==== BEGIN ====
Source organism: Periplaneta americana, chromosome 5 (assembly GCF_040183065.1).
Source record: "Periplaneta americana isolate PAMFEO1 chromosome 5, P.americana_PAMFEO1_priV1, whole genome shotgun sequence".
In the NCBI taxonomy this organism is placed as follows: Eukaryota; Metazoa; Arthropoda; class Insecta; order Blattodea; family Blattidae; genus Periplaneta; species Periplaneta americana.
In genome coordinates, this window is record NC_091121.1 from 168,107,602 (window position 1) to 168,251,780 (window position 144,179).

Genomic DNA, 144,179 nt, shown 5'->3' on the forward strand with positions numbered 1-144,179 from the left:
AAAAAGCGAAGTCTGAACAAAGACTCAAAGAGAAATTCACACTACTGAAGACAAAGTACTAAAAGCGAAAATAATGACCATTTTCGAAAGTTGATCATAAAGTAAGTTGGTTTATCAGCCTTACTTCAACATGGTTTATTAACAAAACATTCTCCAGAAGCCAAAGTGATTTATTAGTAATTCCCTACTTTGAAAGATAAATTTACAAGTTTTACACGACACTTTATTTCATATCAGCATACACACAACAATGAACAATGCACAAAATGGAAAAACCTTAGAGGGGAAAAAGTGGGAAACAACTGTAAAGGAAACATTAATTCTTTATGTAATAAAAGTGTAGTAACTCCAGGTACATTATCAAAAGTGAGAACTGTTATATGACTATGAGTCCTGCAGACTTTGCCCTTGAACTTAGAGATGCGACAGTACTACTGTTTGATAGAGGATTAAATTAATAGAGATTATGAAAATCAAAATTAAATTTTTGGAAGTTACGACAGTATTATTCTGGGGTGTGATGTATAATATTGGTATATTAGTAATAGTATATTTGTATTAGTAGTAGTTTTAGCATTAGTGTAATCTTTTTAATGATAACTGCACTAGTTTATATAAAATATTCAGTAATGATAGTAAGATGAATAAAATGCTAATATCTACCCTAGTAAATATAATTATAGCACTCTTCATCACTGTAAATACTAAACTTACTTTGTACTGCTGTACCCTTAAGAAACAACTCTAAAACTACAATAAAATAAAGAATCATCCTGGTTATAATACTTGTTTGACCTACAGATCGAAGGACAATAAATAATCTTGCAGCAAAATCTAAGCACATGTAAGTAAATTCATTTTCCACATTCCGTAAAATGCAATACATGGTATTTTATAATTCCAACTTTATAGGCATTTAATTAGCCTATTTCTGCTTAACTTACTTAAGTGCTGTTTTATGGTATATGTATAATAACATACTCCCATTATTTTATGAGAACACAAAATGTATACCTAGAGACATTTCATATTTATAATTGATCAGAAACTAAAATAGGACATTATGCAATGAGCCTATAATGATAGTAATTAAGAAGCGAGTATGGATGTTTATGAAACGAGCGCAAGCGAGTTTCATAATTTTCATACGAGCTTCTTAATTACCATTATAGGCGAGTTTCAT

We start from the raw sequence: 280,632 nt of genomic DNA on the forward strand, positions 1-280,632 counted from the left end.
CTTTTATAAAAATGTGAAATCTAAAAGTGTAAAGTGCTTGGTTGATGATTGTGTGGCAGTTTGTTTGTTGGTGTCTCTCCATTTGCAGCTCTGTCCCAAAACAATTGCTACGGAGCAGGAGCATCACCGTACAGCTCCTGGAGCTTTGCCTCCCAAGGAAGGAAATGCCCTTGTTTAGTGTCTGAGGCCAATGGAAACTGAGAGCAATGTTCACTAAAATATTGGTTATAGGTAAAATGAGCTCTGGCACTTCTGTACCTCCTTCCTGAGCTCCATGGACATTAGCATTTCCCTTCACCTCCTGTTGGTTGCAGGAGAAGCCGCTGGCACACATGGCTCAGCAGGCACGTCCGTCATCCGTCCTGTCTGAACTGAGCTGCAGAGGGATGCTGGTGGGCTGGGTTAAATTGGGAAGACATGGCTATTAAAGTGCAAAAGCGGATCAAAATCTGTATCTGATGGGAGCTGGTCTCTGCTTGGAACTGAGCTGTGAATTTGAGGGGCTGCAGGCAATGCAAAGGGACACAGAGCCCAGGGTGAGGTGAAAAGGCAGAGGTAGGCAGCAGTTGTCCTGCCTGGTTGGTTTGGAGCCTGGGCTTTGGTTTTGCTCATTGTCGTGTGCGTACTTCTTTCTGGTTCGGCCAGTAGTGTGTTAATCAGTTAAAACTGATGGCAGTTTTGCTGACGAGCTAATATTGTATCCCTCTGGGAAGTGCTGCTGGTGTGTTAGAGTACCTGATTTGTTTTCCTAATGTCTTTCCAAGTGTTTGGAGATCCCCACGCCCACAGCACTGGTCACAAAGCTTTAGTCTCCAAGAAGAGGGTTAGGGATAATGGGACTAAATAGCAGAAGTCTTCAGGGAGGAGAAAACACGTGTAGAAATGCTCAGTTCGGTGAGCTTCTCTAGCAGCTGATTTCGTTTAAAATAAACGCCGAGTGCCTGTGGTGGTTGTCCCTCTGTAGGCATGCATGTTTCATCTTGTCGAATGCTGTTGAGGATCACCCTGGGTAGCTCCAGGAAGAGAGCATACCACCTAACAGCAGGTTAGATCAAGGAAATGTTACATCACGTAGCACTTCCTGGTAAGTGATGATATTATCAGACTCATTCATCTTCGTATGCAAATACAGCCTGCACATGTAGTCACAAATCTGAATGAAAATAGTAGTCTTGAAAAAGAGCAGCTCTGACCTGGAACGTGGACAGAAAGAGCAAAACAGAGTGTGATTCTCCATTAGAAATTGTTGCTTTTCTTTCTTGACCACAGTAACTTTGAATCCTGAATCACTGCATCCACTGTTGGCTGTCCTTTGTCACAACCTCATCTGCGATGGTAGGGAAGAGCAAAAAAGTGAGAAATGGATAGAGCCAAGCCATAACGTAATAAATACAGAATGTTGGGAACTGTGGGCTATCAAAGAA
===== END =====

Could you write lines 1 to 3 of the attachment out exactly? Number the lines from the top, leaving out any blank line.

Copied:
Source organism: Periplaneta americana, chromosome 5 (assembly GCF_040183065.1).
Source record: "Periplaneta americana isolate PAMFEO1 chromosome 5, P.americana_PAMFEO1_priV1, whole genome shotgun sequence".
In the NCBI taxonomy this organism is placed as follows: Eukaryota; Metazoa; Arthropoda; class Insecta; order Blattodea; family Blattidae; genus Periplaneta; species Periplaneta americana.